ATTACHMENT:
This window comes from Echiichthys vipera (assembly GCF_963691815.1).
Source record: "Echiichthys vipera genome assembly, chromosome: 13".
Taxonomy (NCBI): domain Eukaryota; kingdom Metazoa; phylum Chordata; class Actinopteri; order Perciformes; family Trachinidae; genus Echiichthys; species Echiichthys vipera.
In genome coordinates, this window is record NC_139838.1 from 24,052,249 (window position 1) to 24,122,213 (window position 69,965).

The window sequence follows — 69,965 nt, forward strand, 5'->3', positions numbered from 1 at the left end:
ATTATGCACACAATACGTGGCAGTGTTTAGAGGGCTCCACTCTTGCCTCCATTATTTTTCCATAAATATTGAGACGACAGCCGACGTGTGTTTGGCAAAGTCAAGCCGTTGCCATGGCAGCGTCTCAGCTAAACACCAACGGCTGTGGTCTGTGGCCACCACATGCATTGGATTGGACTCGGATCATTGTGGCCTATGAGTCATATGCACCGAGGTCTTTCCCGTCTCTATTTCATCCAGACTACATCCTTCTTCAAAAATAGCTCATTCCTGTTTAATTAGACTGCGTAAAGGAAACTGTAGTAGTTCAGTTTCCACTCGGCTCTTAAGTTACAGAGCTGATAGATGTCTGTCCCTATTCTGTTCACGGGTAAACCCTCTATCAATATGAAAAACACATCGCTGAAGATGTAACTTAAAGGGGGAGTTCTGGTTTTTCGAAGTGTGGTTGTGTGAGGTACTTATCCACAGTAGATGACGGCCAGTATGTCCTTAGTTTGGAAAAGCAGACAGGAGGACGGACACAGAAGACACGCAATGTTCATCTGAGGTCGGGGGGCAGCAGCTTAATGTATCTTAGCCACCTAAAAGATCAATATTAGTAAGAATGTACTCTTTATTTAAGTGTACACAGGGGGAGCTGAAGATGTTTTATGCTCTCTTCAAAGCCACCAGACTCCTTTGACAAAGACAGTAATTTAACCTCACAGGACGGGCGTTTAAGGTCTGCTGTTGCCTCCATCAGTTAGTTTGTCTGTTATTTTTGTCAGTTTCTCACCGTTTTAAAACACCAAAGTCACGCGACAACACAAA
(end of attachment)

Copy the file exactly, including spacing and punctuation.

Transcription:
This window comes from Echiichthys vipera (assembly GCF_963691815.1).
Source record: "Echiichthys vipera genome assembly, chromosome: 13".
Taxonomy (NCBI): domain Eukaryota; kingdom Metazoa; phylum Chordata; class Actinopteri; order Perciformes; family Trachinidae; genus Echiichthys; species Echiichthys vipera.
In genome coordinates, this window is record NC_139838.1 from 24,052,249 (window position 1) to 24,122,213 (window position 69,965).

The window sequence follows — 69,965 nt, forward strand, 5'->3', positions numbered from 1 at the left end:
ATTATGCACACAATACGTGGCAGTGTTTAGAGGGCTCCACTCTTGCCTCCATTATTTTTCCATAAATATTGAGACGACAGCCGACGTGTGTTTGGCAAAGTCAAGCCGTTGCCATGGCAGCGTCTCAGCTAAACACCAACGGCTGTGGTCTGTGGCCACCACATGCATTGGATTGGACTCGGATCATTGTGGCCTATGAGTCATATGCACCGAGGTCTTTCCCGTCTCTATTTCATCCAGACTACATCCTTCTTCAAAAATAGCTCATTCCTGTTTAATTAGACTGCGTAAAGGAAACTGTAGTAGTTCAGTTTCCACTCGGCTCTTAAGTTACAGAGCTGATAGATGTCTGTCCCTATTCTGTTCACGGGTAAACCCTCTATCAATATGAAAAACACATCGCTGAAGATGTAACTTAAAGGGGGAGTTCTGGTTTTTCGAAGTGTGGTTGTGTGAGGTACTTATCCACAGTAGATGACGGCCAGTATGTCCTTAGTTTGGAAAAGCAGACAGGAGGACGGACACAGAAGACACGCAATGTTCATCTGAGGTCGGGGGGCAGCAGCTTAATGTATCTTAGCCACCTAAAAGATCAATATTAGTAAGAATGTACTCTTTATTTAAGTGTACACAGGGGGAGCTGAAGATGTTTTATGCTCTCTTCAAAGCCACCAGACTCCTTTGACAAAGACAGTAATTTAACCTCACAGGACGGGCGTTTAAGGTCTGCTGTTGCCTCCATCAGTTAGTTTGTCTGTTATTTTTGTCAGTTTCTCACCGTTTTAAAACACCAAAGTCACGCGACAACACAAA